MARLIN, Texas (KWTX) A local school district on the verge of closure isn't giving up without a fight.
A volunteer helps check the reading level of a Marlin Elementary School student at the district's first Literacy Night. (Photo by Rissa Shaw)
For the first time, the Marlin Independent School District Tuesday night held a literacy event to promote reading and show parents where their child stands on the reading spectrum.
"It's just something to let the community know we are very serious about reading here, and we are very serious about turning Marlin around in a positive direction," said Demetrium Smith, K-4 Reading Specialist for MISD.
The district saw this year's book fair at Marlin Elementary school as an opportunity to host a literacy night, using incentive-based games for students and their families to cuddle up with a good book and celebrate reading.
"We're trying to make reading fun," said Smith.
If students don't become better readers and improve their STAAR test scores, the district could be shut down within a year.
In November, the MISD's state appointed board of managers approved a one-year abatement agreement with the Texas Education Agency, an agreement that keeps the district open for the time being.
Smith says events like Tuesday night show they're taking the situation to heart.
"I would honestly, in my heart, say this year is very special," said Smith.
Smith graduated from Marlin HS in '97, and after teaching in Houston ISD, Fort Bend ISD, and Alief ISD returned to teach in his hometown to try to help turn the district back around.
Now in his third year teaching for MISD, Smith believes it's going to take three years to see big changes, but hopes it happens sooner because time on the TEA's clock is running out.
"I feel in my heart they will see progress, but there's gaps, like big gaps, I mean like a year gap, two year gaps...that's hard to fix in one year, " said Smith. "But we've got to start somewhere."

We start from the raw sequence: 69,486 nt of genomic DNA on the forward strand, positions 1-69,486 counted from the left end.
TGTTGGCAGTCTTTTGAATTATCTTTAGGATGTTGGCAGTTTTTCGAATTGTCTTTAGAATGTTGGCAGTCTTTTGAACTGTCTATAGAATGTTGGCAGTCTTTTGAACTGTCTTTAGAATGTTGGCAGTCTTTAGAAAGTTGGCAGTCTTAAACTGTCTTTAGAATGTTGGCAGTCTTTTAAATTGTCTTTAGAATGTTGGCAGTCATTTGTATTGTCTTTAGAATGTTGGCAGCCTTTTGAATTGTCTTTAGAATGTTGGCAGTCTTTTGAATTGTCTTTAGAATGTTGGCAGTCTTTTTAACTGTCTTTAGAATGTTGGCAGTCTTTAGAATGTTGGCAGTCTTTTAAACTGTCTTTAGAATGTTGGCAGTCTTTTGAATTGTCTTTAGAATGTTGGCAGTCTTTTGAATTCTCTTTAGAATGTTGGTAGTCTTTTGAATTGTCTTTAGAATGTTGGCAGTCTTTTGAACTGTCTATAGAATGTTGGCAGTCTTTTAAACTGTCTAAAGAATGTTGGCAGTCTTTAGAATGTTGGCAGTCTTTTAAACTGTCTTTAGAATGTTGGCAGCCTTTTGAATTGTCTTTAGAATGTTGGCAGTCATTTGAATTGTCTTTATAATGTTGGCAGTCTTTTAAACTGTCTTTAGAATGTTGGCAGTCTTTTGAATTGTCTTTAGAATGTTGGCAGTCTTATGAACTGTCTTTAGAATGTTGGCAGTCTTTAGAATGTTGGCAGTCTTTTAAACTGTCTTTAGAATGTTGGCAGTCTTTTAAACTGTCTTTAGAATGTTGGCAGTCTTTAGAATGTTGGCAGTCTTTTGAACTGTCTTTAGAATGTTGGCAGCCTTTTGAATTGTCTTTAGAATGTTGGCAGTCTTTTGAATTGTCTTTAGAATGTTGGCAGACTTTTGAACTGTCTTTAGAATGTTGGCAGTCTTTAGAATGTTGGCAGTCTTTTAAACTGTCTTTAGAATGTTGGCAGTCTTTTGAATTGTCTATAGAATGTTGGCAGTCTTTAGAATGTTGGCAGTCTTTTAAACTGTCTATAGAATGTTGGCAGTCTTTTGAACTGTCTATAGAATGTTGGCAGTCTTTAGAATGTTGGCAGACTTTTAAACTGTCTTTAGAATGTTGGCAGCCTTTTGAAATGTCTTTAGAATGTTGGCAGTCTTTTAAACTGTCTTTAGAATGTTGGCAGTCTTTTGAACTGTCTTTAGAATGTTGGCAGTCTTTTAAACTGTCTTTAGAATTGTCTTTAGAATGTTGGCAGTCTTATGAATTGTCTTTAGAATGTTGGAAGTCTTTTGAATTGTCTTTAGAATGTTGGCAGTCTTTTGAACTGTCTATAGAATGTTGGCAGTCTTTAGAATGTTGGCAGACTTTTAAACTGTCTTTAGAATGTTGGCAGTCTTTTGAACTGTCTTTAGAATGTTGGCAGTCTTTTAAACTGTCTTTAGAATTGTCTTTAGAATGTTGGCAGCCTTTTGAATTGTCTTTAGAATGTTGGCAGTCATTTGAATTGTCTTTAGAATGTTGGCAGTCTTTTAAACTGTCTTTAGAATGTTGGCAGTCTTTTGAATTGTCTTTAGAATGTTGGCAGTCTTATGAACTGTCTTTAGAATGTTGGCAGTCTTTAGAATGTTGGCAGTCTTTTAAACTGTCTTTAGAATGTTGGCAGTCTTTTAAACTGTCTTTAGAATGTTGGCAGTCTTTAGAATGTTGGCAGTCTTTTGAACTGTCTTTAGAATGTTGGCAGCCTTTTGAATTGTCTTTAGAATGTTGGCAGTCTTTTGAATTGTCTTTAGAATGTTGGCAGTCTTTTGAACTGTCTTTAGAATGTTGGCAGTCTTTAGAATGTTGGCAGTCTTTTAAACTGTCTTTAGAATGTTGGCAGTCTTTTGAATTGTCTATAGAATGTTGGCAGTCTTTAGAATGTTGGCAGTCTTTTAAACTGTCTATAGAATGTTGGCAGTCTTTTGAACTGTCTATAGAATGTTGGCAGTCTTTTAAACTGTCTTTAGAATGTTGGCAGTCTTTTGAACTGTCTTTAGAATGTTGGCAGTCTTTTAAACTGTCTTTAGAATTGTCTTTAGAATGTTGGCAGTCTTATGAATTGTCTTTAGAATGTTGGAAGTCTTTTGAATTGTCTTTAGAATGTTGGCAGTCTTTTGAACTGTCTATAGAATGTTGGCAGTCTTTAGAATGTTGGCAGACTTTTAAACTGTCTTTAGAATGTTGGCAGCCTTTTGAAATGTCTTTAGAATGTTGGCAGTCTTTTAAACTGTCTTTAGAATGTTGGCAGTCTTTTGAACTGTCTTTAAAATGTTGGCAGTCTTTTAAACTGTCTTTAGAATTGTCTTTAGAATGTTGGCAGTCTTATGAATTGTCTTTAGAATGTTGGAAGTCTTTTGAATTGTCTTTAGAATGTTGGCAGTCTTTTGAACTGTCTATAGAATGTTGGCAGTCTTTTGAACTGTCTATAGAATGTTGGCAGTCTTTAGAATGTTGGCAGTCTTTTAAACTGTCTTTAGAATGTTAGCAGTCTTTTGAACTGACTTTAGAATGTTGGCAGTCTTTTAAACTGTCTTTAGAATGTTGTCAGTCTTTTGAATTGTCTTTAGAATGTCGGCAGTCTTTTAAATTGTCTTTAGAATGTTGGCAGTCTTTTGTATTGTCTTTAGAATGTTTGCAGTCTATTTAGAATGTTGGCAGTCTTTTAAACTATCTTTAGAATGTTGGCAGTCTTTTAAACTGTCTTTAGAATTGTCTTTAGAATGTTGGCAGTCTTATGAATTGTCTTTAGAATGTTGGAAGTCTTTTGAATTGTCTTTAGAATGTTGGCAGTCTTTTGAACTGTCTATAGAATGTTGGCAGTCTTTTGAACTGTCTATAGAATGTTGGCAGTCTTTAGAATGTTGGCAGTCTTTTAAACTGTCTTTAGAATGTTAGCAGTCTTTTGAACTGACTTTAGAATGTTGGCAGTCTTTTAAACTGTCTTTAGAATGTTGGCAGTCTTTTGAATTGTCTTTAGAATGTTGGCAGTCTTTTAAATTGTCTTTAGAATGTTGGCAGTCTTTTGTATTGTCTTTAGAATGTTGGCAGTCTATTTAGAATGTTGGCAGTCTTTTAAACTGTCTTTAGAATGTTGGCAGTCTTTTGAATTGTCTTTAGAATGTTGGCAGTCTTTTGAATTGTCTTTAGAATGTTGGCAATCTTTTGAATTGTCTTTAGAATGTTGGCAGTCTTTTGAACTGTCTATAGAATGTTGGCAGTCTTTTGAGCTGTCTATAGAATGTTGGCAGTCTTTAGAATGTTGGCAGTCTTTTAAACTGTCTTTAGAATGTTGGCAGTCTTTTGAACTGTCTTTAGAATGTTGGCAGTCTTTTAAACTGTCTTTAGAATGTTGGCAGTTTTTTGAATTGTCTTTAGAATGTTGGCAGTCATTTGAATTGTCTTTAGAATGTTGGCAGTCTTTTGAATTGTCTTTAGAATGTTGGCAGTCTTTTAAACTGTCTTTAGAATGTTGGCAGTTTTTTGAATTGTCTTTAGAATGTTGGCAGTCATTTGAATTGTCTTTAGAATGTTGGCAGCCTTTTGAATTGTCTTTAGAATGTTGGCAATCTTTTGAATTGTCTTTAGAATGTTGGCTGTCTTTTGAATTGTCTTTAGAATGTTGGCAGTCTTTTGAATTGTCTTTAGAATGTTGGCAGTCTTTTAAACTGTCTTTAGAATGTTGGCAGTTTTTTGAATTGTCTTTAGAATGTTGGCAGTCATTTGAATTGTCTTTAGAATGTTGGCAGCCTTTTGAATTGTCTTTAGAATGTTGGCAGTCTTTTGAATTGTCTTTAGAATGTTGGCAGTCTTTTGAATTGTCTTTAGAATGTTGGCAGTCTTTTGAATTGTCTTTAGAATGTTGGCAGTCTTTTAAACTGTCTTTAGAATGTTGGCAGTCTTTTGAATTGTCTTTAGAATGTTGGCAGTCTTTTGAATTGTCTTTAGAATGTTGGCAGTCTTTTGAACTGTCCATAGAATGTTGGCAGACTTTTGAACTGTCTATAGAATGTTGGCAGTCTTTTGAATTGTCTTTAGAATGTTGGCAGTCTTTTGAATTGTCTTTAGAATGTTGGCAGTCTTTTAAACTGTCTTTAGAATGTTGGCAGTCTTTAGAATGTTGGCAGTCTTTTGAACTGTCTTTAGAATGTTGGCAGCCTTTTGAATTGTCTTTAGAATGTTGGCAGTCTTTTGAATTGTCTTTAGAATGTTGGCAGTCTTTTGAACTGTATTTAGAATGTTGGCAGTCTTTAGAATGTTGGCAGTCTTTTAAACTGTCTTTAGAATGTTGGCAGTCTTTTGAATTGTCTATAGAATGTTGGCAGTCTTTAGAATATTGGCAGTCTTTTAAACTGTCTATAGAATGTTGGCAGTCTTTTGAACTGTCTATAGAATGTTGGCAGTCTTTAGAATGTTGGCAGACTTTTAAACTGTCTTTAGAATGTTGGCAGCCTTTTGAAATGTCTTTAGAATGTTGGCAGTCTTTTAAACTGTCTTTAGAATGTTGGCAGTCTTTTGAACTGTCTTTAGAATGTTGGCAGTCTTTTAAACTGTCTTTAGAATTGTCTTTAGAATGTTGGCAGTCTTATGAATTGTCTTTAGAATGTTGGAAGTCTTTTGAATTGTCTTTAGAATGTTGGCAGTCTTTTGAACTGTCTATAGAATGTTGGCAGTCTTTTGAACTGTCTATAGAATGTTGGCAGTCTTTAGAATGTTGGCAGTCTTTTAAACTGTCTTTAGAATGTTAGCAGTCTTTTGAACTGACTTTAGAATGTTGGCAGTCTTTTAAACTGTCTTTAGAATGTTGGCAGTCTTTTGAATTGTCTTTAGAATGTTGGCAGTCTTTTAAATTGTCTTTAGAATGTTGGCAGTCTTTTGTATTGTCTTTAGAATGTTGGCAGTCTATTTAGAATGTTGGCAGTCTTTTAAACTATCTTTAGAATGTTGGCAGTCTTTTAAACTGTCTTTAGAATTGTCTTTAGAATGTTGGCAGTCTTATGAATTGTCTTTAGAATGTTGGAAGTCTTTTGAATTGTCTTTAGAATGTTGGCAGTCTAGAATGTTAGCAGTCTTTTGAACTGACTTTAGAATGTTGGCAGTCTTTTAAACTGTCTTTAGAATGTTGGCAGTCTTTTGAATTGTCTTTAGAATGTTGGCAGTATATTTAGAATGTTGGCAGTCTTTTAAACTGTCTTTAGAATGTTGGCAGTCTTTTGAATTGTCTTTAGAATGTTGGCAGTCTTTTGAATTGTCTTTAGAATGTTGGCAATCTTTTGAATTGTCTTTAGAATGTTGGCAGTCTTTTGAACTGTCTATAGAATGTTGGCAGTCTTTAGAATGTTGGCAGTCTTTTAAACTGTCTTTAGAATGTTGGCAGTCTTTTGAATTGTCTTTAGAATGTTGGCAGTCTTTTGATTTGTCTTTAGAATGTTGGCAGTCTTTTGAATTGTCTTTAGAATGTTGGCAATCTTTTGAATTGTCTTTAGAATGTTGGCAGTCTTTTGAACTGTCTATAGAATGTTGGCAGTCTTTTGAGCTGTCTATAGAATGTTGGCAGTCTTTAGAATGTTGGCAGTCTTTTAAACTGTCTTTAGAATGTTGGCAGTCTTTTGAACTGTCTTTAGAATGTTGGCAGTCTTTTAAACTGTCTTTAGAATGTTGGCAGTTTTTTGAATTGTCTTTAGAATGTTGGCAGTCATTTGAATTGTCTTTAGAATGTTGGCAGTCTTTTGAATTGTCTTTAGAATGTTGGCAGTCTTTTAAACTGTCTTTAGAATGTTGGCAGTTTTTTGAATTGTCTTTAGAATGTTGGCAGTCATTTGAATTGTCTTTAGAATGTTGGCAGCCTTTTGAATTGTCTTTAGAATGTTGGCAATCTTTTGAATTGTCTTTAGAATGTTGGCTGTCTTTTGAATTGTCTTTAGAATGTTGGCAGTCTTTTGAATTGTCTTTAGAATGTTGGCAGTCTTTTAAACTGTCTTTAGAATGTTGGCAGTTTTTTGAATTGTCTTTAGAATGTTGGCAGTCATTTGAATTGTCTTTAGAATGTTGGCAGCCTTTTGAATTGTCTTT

In Texas school closures are rare, but it's a very real possibility for Marlin ISD which hasn't met state academic standards since 2010--that's longer than any other school district in Texas.
However, under new leadership, the district is trying to avoid the writing on the wall, shelving the idea of a shutdown by creating a new narrative for MISD.
"Teachers are now taking accountability for data that they didn't really in the past," said Smith. "We have to be responsible in seeing what the kids know and how to fix what they don't know."
To help fix what they don't know, MISD sent Smith to the Neuhaus Education Center in Bellaire for two-weeks of "intensive" training on dyslexia.
"They felt that having extra help on this campus would mean a lot because we have lots of gaps we need to fill," said Smith. "It was very, very well worth it."
MISD has steadily lost students since the state installed a board of managers to run the district in the 2016-2017 school year; that year there were 297 transfers when the year before, 2015-2016, there were only 53.
The 2017-2018 school year had 336 transfers, while last year, 2018-2019 there were 319, according to TEA data.
Meagean Hildreth, a MISD alum with three children currently in the district, said she considered enrolling her kids in another district but decided to stick it out because it's so tight-knit.
"I"m more afraid of trying to pull them into something bigger," said Hildreth. "I see that it's growing and it's changing, and all we have to do is just stay involved and make sure we utilize the tools that they have to help them succeed, they can't do it on their own."
The TEA is using a few 'tools' of it's own to try to get the job done.
Earlier this year, the agency appointed Interim Superintendent Jean Bahney to replace Michael Seabolt.
Seabolt, who had been running the district since 2005, resigned in August before he could be officially terminated after he was suspended in June during an investigation of his activities, and those of the district, by an outside firm hired by the board of managers.
Texas Commissioner of Education Mike Morath paid a visit to Marlin last week.
“The purpose of my visit to Marlin ISD was to see the impact of recent improvements in instructional support provided by the Interim Superintendent," Morath told KWTX in a statement. "During the visit, my team saw very large gaps in student knowledge for kids, regardless of age. However, my team also saw evidence of actions taken in the last few months by the Interim Superintendent to address these gaps."
"The end goal is to ensure that the students of Marlin have access to an education that pushes them to the highest levels of academic achievement and helps them become the best version of themselves," said Morath.
Smith wants the community to know they're doing all they can to get students, teachers, even parents, to get where they need to be to survive and thrive.
"We're doing everything in our power to make sure Marlin stays open and we compete with the rest of the school districts in the Central Texas area," said Smith.